In this memoir, the author recounts his experiences of growing up in Delhi during a period of ‘Biswin Sadi’— the 20th century, when it felt like a new age had just begun, although it’s already mid-century.
Living in a suburb of South Delhi called Nizamuddin East, with ruins of Mughal era buildings scattered all across, he recalls the people displaced by partition, piecing together their lives. An Anglo-Indian family— survivors of a vanishing tribe, living in a world of their own. A publisher of an Urdu magazine called Biswin Sadi, who had migrated from Lahore. An English-medium private school, resplendent with
symbols of undivided Punjab, attempting to prepare leaders for taking over the reins of power, in a newly independent country.
By employing the metaphor of Hindi films the author paints a kaleidoscopic picture of the bygone century…those times without e-mail, or mobile phones.
About the author: Born in 1960, Jamil Urfi completed his schooling from Delhi and later studied at the Aligarh Muslim
University, University of Delhi, Jawaharlal Nehru University, and in England. As a campus correspondent for Youth Times — a youth magazine published by the Times of India group, he reported on social and political events from his university. Urfi has written several books and has also edited an anthology of writings on Indian birds. He has an abiding interest in history, architecture, period publications and popular cinema of the 1960s and 70s — themes which figure prominently in this book. He lives and works in Delhi. Below you can read an excerpt from his book, Biswin Sadi. Cortesy: Jamil Urfi. Learn more about the book at Cinnamon Teal Publishing.
An Excerpt from Biswin Sadi by Jamil Urfi
Those bygone times! Bhoole Bisre Geet! In a dusty, long forgotten chest, I came across old family albums with black and white or sepia tainted prints in which kids and adults are wearing bell bottom trousers, safari suits, or traditional Indian clothes. During the 1960s, a lot seemed to be happening in the world. ….
People of my cohort, those born in late 1950s or early ’60s, are adults now and in control of the world today. I suspect, perhaps it is due to this reason that many of today’s ‘nostalgia’ films, fiction, works of art, etc., hark back to those times.
But, surely, the period sells well today because the buyers have money in their pockets. One particular Bollywood blockbuster in recent years, Shah Rukh Khan and Farah Khan’s Om Shanti Om, played exclusively around the period of 1970s and managed, quite successfully, to create the ‘retro’ atmosphere of those times, with people wearing bell bottom trousers, denim jackets, ladies with broad headbands and stickers of large colourful flowers pasted on cars. Others have attempted to do the same with varying degrees of success.
Many people born in the ’50s, ’60s, and ’70s have formed an invisible circle or school. They remember their times with fondness, as this post on Facebook reveals:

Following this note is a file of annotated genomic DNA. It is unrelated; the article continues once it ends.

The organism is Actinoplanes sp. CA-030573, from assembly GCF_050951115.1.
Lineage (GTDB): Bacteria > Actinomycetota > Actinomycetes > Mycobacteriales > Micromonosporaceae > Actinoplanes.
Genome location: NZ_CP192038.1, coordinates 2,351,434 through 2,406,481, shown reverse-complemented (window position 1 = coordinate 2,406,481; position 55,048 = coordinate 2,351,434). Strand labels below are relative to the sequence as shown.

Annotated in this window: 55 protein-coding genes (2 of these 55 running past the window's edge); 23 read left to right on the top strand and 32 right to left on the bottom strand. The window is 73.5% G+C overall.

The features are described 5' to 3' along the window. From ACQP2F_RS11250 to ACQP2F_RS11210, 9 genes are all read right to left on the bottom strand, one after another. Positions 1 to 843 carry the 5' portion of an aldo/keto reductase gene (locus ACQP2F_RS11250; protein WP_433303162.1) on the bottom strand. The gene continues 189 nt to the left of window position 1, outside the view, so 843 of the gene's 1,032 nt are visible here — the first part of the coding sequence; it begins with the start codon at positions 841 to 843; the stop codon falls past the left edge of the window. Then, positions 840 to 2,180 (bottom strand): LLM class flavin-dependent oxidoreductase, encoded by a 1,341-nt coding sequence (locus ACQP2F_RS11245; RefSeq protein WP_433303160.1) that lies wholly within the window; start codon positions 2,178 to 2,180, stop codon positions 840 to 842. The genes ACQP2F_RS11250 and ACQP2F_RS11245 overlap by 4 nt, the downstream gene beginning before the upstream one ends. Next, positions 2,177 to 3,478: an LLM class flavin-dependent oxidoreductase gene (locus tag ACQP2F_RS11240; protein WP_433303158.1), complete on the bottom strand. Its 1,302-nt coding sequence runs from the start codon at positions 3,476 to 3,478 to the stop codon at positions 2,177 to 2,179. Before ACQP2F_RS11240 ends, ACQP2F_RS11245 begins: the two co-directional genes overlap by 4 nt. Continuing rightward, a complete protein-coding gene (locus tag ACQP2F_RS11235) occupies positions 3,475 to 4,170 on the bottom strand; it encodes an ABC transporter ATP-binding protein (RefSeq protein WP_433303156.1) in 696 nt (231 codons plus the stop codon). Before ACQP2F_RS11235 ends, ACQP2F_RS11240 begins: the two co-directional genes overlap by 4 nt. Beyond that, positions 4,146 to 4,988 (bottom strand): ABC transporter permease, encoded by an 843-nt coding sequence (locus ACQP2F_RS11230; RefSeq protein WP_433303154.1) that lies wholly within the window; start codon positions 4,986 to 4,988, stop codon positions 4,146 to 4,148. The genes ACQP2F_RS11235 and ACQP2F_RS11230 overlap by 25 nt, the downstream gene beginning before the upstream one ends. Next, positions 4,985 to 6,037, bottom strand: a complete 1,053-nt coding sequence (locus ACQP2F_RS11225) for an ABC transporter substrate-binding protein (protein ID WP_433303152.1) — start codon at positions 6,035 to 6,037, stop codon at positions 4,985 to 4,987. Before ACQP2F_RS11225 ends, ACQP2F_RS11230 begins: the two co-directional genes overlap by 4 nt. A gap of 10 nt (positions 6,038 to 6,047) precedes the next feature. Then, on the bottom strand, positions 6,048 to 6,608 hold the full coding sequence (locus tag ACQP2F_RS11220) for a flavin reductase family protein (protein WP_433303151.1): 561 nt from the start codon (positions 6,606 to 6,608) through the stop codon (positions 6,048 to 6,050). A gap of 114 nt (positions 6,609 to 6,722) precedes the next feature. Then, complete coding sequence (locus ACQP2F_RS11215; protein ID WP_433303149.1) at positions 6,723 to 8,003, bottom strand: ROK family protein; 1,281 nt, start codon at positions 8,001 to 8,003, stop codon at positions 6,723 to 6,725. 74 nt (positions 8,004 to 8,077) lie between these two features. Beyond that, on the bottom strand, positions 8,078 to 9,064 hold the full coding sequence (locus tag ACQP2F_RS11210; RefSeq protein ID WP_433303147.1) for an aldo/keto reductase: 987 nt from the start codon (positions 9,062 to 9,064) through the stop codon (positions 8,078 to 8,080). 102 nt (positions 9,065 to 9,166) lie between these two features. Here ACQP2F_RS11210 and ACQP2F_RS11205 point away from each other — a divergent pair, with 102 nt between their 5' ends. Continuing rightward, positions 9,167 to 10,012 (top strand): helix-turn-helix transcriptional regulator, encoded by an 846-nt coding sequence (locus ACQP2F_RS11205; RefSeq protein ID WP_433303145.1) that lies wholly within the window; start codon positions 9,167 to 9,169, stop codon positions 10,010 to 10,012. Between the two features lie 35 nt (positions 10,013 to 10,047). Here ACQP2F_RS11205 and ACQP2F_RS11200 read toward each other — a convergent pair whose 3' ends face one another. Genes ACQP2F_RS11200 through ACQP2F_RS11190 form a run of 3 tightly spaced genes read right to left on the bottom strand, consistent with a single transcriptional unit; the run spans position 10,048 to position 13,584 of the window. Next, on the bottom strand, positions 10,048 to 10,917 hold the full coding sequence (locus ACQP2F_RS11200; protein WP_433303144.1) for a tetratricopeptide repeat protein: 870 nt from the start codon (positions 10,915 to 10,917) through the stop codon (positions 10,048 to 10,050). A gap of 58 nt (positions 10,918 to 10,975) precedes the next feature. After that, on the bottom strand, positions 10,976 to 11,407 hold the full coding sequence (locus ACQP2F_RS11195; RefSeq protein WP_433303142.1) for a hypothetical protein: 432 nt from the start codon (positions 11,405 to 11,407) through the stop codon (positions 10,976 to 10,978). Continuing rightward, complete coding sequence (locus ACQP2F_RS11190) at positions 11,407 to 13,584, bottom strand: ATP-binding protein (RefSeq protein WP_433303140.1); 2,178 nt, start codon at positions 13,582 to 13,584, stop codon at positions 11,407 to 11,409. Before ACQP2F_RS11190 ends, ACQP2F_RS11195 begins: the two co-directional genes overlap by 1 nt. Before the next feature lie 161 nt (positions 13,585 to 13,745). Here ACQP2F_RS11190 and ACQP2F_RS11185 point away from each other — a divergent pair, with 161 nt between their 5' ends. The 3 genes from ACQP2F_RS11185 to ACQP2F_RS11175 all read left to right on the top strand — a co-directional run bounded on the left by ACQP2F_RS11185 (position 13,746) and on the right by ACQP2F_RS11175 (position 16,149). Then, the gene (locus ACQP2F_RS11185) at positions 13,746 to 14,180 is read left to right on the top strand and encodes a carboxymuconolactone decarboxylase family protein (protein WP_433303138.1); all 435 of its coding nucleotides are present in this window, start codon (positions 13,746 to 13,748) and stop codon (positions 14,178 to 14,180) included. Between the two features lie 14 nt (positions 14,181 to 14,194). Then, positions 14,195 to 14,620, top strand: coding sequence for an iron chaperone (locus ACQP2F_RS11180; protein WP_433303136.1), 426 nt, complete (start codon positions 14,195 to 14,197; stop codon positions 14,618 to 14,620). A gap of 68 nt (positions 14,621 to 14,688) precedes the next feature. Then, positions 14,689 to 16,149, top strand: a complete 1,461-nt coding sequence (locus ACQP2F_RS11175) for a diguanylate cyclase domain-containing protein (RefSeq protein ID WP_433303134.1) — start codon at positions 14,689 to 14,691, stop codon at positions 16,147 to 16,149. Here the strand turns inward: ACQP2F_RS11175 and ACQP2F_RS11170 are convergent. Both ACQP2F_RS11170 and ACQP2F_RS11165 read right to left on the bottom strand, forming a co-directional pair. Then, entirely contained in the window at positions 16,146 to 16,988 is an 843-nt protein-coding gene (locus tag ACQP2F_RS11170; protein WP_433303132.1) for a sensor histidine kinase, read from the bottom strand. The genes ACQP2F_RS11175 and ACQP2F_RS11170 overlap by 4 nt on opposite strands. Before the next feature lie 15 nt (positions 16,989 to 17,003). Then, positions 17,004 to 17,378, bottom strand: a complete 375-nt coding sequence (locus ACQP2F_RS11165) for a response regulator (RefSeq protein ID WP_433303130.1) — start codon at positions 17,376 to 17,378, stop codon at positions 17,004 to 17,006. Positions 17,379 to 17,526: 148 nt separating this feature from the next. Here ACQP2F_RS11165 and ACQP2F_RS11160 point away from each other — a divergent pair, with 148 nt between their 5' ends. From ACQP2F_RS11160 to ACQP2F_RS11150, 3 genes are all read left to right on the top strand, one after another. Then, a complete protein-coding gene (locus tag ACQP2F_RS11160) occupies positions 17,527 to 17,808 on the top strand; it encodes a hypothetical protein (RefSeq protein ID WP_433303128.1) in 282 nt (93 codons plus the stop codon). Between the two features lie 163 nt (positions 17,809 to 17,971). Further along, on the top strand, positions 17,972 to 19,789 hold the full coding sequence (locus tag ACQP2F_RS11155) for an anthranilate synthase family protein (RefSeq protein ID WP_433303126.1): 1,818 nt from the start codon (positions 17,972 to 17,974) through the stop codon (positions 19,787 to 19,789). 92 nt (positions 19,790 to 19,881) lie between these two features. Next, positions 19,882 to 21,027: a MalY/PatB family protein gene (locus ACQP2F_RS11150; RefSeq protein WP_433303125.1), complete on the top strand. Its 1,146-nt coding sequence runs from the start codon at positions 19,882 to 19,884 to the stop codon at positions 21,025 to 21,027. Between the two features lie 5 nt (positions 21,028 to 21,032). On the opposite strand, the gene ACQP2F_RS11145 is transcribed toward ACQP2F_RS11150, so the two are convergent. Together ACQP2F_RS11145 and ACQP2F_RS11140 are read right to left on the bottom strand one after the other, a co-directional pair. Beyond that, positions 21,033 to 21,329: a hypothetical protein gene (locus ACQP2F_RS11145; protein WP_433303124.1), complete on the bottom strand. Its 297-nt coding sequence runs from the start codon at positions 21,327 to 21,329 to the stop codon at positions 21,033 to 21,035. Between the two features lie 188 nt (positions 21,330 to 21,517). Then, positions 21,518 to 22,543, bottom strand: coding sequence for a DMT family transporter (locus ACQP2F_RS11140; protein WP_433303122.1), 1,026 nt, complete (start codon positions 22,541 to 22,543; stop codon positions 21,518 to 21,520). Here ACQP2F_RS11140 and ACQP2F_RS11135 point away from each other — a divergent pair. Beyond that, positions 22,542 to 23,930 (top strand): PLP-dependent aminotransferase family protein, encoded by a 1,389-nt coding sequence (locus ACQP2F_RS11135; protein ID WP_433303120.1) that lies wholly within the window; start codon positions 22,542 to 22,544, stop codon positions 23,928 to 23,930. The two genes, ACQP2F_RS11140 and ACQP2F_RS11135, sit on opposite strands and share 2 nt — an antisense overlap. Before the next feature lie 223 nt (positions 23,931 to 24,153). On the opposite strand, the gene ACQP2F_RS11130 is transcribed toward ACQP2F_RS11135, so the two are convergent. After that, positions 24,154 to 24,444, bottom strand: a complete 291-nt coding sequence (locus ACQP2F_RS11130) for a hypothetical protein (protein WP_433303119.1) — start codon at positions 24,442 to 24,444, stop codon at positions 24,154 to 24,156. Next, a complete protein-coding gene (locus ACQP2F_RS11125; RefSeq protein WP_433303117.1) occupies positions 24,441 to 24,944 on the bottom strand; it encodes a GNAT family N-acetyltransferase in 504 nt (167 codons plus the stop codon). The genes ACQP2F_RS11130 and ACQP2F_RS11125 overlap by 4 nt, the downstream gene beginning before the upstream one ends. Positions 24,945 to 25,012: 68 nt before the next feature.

Anyone who was BORN in the ’50s, ’60s, ’70s….We are the last generation who played in the street. We are the 1st who played video games, the last to record songs off the radio on a cassette tape. We walked over a mile w/no worries on being taken…We learned how to program the VCR before anyone else, we played from Atari to Nintendo…We are the generation of Tom and Jerry, Looney Toons, Captain Kangaroo. We travelled in cars w/out seat belts or air bags, lived without cell phones. We did not have flat screens, surround sound, ipods, Facebook, Twitter, computers or the internet…But nevertheless we had a GREAT time ♥ Re-post if you’re a ’50s, ’60s, or ’70s baby!!3
Another post refers to this generation as ‘Limited Edition’:
We are the last generation who listened to their parents, and also the first which has to listen to their children. We are not exactly special; we are LIMITED EDITION.
Suddenly, it seems that everyone is nostalgic4. People have started remembering and writing about a variety of things pertaining to the ’60s and ’70s, which they don’t see any more now. For instance, the lost world of letter writing ever since e-mails, sms, WhatsApp, etc. made P&T (Posts and Telegraph)—now called ‘snail mail’, irrelevant5; the good old typewriter, our constant companion for so many years, which was pushed into oblivion by the advent of the word processor and computer6; Phantom and Mandrake comics, and all possible other things, not to forget Asterix, the Adventures of Tintin and Commando comics—World War II stories in which British soldiers were depicted as brave fighters and the Germans (jerries) as bungling fools.
…..Yet, one day for sure, as later cohorts come to assume positions of power and authority and dominate the world, the craze about the 1960s and ’70s will come to pass. The newer generations will recall their own times . . . the times when they were young and from their perspective the ’60s and ’70s may well appear distant and irrelevant. So, perhaps what we call as the golden years weren’t the Golden Years after all.
Or maybe not! In modern history, the ’60s and ’70s will remain the ‘original’ template and their music, films, arts, etc. will forever be re-made and re-cycled.